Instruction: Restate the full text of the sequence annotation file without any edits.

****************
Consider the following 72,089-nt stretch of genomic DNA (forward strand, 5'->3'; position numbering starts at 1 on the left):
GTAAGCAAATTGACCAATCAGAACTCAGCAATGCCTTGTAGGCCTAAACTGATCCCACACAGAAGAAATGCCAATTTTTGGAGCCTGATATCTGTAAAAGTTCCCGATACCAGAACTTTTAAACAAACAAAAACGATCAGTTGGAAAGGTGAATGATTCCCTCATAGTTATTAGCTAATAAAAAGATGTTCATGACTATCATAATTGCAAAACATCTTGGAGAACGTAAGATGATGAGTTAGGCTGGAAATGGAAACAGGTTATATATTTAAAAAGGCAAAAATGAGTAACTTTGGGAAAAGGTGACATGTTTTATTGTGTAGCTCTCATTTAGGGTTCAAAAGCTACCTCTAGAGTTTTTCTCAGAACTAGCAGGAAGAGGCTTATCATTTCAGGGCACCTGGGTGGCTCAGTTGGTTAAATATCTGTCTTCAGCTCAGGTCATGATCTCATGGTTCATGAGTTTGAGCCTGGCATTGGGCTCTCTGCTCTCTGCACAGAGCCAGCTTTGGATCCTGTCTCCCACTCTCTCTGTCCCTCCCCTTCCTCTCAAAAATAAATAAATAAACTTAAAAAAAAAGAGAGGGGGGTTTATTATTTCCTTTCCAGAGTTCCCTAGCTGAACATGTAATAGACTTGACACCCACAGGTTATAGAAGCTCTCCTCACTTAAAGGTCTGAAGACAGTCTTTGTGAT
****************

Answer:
Consider the following 72,089-nt stretch of genomic DNA (forward strand, 5'->3'; position numbering starts at 1 on the left):
GTAAGCAAATTGACCAATCAGAACTCAGCAATGCCTTGTAGGCCTAAACTGATCCCACACAGAAGAAATGCCAATTTTTGGAGCCTGATATCTGTAAAAGTTCCCGATACCAGAACTTTTAAACAAACAAAAACGATCAGTTGGAAAGGTGAATGATTCCCTCATAGTTATTAGCTAATAAAAAGATGTTCATGACTATCATAATTGCAAAACATCTTGGAGAACGTAAGATGATGAGTTAGGCTGGAAATGGAAACAGGTTATATATTTAAAAAGGCAAAAATGAGTAACTTTGGGAAAAGGTGACATGTTTTATTGTGTAGCTCTCATTTAGGGTTCAAAAGCTACCTCTAGAGTTTTTCTCAGAACTAGCAGGAAGAGGCTTATCATTTCAGGGCACCTGGGTGGCTCAGTTGGTTAAATATCTGTCTTCAGCTCAGGTCATGATCTCATGGTTCATGAGTTTGAGCCTGGCATTGGGCTCTCTGCTCTCTGCACAGAGCCAGCTTTGGATCCTGTCTCCCACTCTCTCTGTCCCTCCCCTTCCTCTCAAAAATAAATAAATAAACTTAAAAAAAAAGAGAGGGGGGTTTATTATTTCCTTTCCAGAGTTCCCTAGCTGAACATGTAATAGACTTGACACCCACAGGTTATAGAAGCTCTCCTCACTTAAAGGTCTGAAGACAGTCTTTGTGAT